Daily Archives: December 5, 2022

This Sheriff Business is Even Weirder Than I Thought

Recently, I totted up all the recent scandals involving Vermont’s county sheriffs and asked whether we could do without that archaic institution.

Well, now I’ve dipped a toe into sheriff’s department finances, and this whole thing is a lot weirder than I realized. Not necessarily corrupt, but curious, inconsistent, poorly conceived, and sometimes mismanaged.

This is going to take a while, so I’ll summarize the key points up top.

Sheriffs are effectively proprietors of sizable small businesses. They have to be entrepreneurial to keep the lights on because state funding accounts for only a fraction of their expenses. The sheriffs make up the rest by selling their department’s services to anyone who needs policing or security. Sheriffs often handle policing for small communities — for a price. They also work for road contractors, public events, school districts, and other entities both public and private. (The Rutland County Sheriff collected close to $60,000 from the Diamond Run Mall.)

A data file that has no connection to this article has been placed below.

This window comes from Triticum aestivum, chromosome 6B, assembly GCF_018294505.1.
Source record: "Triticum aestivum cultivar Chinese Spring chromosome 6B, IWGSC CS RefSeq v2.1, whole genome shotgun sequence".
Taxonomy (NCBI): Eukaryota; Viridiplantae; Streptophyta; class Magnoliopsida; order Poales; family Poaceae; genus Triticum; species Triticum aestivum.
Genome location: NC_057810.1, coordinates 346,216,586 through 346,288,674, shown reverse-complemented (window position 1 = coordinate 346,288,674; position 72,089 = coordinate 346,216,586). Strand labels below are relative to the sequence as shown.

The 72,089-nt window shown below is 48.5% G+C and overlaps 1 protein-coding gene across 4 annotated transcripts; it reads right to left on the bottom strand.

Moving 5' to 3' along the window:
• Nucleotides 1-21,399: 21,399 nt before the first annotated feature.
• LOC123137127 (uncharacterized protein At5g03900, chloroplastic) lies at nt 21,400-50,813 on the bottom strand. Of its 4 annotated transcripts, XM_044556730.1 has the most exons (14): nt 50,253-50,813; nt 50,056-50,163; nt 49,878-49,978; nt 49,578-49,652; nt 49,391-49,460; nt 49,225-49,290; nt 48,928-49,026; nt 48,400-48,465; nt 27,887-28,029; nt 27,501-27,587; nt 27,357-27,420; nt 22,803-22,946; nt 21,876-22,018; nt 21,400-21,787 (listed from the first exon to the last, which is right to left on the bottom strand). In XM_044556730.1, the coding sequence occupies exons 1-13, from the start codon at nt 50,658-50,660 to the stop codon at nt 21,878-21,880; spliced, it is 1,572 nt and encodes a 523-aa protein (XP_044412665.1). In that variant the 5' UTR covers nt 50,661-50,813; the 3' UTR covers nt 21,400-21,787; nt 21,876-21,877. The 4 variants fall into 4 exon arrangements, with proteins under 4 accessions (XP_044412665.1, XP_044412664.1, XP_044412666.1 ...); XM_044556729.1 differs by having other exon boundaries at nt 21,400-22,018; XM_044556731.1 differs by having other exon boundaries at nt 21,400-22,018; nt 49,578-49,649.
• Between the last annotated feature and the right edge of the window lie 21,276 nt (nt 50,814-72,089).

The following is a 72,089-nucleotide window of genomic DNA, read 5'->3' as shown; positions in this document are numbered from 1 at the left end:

By law, sheriffs are entitled to a 5% cut of all their service contracts. They don’t all take it. Some plow the money back into the department to cover expenses. In many counties, there’s no way of telling how much of a cut the sheriff is collecting. But that 5% can hit the high five figures or even cross into six figures. It’s a lot of money.

The need to be entrepreneurial, and the prospect of collecting a share of every contract, create a strong incentive to expand offerings and find new “markets” for armed officers of the law. This is what leads to scams like the speed trap in Bridgewater, which benefits the town and the Windsor County Sheriff at the expense of inattentive drivers. Honestly, I’d be surprised if there weren’t more such things going on.

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